God created us all different in so many ways. Christians believe that each part of the body of Christ is important and has a role to play, and since that is the case, we should be behind this statement.

We work vigorously for freedom and justice for Black people and, by extension, all people.

In some ways, this one is a given, but “by extension, all people,” will become more important as you read on.

We intentionally build and nurture a beloved community that is bonded together through a beautiful struggle that is restorative, not depleting.

So many people have used straw man arguments against BLM talking about how they want to stir up trouble, or they are so violent. The actual movement, wants to RESTORE not to deplete. They are clear that they are working towards beauty, not harm.

We are unapologetically Black in our positioning. In affirming that Black Lives Matter, we need not qualify our position. To love and desire freedom and justice for ourselves is a prerequisite for wanting the same for others.

(To the Marxist argument) It is not fair to expect an organization that is trying to help black people, to not talk about Black-ness, or be Black.

Also, Christians should be 100% behind desire freedom and justice for ourselves is a prerequisite for wanting the same for others because “love your neighbor as you love yourself.”

We see ourselves as part of the global Black family, and we are aware of the different ways we are impacted or privileged as Black people who exist in different parts of the world.

Again, it takes so much humility and courage to speak this way. They are also setting an example for what they mean by white privilege, or by ‘privilege’ in any context. They are not saying that privilege makes you a bad person, just that there is a different impact on different people and that matters.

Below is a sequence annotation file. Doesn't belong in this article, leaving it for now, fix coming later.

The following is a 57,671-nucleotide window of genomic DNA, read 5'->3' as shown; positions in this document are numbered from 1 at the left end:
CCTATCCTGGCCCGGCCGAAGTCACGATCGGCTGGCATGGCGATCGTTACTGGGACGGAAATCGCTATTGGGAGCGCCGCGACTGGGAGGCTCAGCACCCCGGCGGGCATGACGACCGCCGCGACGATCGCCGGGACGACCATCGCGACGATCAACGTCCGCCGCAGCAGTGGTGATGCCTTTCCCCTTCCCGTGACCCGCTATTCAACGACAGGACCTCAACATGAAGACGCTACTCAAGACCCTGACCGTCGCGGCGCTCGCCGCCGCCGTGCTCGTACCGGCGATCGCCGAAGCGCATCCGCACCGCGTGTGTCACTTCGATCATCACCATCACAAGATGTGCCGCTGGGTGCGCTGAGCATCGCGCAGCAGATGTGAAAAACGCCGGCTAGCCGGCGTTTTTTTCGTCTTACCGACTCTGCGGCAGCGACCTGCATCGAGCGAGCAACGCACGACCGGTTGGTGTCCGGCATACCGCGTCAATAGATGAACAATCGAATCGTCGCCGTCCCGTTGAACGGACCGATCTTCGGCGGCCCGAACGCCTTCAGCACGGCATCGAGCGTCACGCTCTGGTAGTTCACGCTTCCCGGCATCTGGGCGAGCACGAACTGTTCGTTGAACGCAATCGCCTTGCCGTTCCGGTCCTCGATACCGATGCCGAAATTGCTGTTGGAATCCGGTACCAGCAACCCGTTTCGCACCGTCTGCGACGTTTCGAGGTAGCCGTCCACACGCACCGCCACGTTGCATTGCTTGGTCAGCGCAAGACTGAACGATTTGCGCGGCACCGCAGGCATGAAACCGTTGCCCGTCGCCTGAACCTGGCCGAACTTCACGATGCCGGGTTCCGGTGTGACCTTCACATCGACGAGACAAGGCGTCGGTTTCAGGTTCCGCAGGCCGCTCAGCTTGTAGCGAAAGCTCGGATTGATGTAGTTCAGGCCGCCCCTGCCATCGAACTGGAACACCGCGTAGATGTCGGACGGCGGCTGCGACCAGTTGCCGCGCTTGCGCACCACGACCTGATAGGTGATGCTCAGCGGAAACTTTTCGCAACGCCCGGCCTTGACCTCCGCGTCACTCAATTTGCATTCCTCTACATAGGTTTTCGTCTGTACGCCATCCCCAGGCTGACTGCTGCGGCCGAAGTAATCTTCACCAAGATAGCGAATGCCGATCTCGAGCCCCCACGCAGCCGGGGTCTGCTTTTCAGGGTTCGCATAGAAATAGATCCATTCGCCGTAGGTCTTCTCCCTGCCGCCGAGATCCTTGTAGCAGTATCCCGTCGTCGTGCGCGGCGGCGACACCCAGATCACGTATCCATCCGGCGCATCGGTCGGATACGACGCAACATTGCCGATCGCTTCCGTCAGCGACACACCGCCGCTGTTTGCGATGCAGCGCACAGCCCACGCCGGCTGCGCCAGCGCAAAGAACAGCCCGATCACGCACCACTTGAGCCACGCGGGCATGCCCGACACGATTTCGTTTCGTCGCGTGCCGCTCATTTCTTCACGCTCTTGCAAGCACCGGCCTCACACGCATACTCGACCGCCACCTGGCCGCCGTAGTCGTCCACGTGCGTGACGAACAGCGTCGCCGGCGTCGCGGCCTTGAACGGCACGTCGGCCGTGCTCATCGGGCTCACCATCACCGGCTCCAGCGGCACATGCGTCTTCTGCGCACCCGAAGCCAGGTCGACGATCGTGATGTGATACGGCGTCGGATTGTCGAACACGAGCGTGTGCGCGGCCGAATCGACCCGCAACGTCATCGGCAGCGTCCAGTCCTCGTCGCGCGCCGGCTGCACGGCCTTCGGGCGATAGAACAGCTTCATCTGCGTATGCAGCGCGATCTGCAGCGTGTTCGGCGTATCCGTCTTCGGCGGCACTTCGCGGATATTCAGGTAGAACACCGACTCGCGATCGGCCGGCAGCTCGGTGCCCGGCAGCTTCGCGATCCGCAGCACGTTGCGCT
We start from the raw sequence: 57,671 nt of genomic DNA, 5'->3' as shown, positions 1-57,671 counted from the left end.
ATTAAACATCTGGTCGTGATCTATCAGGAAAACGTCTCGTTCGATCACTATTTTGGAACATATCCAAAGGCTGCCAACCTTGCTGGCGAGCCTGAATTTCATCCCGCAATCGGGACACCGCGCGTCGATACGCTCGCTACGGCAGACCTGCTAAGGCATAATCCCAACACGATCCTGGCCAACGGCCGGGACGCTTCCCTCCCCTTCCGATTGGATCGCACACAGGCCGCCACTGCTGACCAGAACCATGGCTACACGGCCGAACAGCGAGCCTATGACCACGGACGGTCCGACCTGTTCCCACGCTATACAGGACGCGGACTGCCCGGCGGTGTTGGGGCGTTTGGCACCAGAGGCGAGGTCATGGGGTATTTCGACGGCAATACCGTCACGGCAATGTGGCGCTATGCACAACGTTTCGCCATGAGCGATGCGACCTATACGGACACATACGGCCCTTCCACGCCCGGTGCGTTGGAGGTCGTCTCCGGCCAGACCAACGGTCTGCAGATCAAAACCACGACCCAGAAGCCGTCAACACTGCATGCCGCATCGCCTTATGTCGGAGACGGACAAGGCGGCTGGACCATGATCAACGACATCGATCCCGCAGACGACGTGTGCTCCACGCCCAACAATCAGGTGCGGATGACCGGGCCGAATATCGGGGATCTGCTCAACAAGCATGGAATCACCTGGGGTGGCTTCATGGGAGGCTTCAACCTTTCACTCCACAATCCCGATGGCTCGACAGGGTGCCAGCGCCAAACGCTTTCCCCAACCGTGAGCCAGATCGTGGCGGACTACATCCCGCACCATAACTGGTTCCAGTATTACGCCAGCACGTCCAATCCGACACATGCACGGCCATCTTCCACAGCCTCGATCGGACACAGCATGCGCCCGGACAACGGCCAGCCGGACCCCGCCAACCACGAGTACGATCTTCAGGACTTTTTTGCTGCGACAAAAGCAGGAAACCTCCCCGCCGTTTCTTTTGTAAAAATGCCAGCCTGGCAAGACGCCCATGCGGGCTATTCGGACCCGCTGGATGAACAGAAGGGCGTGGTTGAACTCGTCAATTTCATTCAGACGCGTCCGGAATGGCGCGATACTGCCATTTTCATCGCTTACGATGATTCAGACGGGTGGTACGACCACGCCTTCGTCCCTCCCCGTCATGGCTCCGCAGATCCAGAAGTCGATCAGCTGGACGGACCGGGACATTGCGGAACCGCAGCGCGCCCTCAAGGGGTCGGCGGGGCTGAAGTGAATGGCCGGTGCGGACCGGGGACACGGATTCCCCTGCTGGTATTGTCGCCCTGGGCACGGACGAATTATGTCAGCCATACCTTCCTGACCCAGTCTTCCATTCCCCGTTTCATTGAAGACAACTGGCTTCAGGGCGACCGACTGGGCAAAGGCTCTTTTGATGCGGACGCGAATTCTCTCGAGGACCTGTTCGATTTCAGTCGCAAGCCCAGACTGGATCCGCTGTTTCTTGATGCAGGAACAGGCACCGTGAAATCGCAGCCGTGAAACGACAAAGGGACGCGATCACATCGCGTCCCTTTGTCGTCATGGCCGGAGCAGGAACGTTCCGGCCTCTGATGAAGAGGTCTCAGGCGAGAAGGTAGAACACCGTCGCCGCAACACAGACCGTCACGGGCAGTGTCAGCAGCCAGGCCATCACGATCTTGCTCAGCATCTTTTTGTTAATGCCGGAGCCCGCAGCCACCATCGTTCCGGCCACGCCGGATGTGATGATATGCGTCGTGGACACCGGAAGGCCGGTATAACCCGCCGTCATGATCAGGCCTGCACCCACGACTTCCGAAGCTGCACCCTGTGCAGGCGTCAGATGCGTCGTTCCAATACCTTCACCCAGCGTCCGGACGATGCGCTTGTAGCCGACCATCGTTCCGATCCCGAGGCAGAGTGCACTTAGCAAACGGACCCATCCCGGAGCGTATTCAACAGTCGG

We are guided by the fact that all Black lives matter, regardless of actual or perceived sexual identity, gender identity, gender expression, economic status, ability, disability, religious beliefs or disbeliefs, immigration status, or location.

Here’s where it gets a little trickier. All they are saying here is that, these LIVES MATTER. Many Christians tend to get offended whenever people talk about LGBTQ+ rights, but THESE LIVES MATTER. These are people, you may not agree with them, or like how they are living, but you should 100% believe that their life matters. Pro-life, from conception to natural death, MUST include these lives. In Jesus’ ministry, he sat with the sinners, and He saved an adulteress, we know that He valued all lives, even if you do think they are sinning. 

Also, did you notice they added religious rights in there? It’s easy to skim right past and forget that that is something we are fighting for too.

We make space for transgender brothers and sisters to participate and lead.

Again, they are not saying they are trying to make more people transgender, or that their focus is on them. They are saying that they make space for them to be a part of their community. Again, these people still matter, even if you disagree with their lifestyle, they should be allowed to be heard especially on these issues.